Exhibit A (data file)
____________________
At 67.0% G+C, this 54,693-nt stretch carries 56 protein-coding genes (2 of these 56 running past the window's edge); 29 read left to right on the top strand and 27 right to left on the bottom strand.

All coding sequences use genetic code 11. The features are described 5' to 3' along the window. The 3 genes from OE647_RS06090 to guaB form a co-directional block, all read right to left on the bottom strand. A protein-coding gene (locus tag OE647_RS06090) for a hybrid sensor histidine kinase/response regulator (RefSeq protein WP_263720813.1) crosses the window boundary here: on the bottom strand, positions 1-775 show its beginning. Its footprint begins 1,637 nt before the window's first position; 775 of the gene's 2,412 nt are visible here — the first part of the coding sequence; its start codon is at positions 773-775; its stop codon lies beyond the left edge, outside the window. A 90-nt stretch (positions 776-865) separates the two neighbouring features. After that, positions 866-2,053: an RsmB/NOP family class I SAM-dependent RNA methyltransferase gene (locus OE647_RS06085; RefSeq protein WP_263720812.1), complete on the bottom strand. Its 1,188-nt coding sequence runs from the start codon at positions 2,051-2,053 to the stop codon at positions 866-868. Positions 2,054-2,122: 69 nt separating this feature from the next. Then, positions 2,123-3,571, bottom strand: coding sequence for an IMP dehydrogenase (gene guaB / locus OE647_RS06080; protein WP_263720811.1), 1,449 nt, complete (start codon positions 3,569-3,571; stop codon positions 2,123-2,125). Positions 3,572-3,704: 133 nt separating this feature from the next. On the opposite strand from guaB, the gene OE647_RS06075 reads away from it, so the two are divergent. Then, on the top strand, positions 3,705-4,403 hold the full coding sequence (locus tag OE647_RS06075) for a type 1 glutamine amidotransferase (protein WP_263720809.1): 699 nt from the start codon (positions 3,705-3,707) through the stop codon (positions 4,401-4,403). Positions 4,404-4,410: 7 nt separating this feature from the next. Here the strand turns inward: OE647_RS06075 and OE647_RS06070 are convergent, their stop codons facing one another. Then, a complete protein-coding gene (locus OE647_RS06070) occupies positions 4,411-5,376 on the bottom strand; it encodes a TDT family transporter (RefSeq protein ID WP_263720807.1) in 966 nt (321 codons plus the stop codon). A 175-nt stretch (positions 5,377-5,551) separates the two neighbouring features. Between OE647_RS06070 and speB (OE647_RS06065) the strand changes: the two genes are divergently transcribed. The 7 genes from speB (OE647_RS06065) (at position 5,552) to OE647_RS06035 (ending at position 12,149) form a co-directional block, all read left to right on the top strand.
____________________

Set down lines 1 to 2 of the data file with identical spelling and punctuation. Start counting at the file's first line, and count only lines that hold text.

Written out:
At 67.0% G+C, this 54,693-nt stretch carries 56 protein-coding genes (2 of these 56 running past the window's edge); 29 read left to right on the top strand and 27 right to left on the bottom strand.

All coding sequences use genetic code 11. The features are described 5' to 3' along the window. The 3 genes from OE647_RS06090 to guaB form a co-directional block, all read right to left on the bottom strand. A protein-coding gene (locus tag OE647_RS06090) for a hybrid sensor histidine kinase/response regulator (RefSeq protein WP_263720813.1) crosses the window boundary here: on the bottom strand, positions 1-775 show its beginning. Its footprint begins 1,637 nt before the window's first position; 775 of the gene's 2,412 nt are visible here — the first part of the coding sequence; its start codon is at positions 773-775; its stop codon lies beyond the left edge, outside the window. A 90-nt stretch (positions 776-865) separates the two neighbouring features. After that, positions 866-2,053: an RsmB/NOP family class I SAM-dependent RNA methyltransferase gene (locus OE647_RS06085; RefSeq protein WP_263720812.1), complete on the bottom strand. Its 1,188-nt coding sequence runs from the start codon at positions 2,051-2,053 to the stop codon at positions 866-868. Positions 2,054-2,122: 69 nt separating this feature from the next. Then, positions 2,123-3,571, bottom strand: coding sequence for an IMP dehydrogenase (gene guaB / locus OE647_RS06080; protein WP_263720811.1), 1,449 nt, complete (start codon positions 3,569-3,571; stop codon positions 2,123-2,125). Positions 3,572-3,704: 133 nt separating this feature from the next. On the opposite strand from guaB, the gene OE647_RS06075 reads away from it, so the two are divergent. Then, on the top strand, positions 3,705-4,403 hold the full coding sequence (locus tag OE647_RS06075) for a type 1 glutamine amidotransferase (protein WP_263720809.1): 699 nt from the start codon (positions 3,705-3,707) through the stop codon (positions 4,401-4,403). Positions 4,404-4,410: 7 nt separating this feature from the next. Here the strand turns inward: OE647_RS06075 and OE647_RS06070 are convergent, their stop codons facing one another. Then, a complete protein-coding gene (locus OE647_RS06070) occupies positions 4,411-5,376 on the bottom strand; it encodes a TDT family transporter (RefSeq protein ID WP_263720807.1) in 966 nt (321 codons plus the stop codon). A 175-nt stretch (positions 5,377-5,551) separates the two neighbouring features. Between OE647_RS06070 and speB (OE647_RS06065) the strand changes: the two genes are divergently transcribed. The 7 genes from speB (OE647_RS06065) (at position 5,552) to OE647_RS06035 (ending at position 12,149) form a co-directional block, all read left to right on the top strand.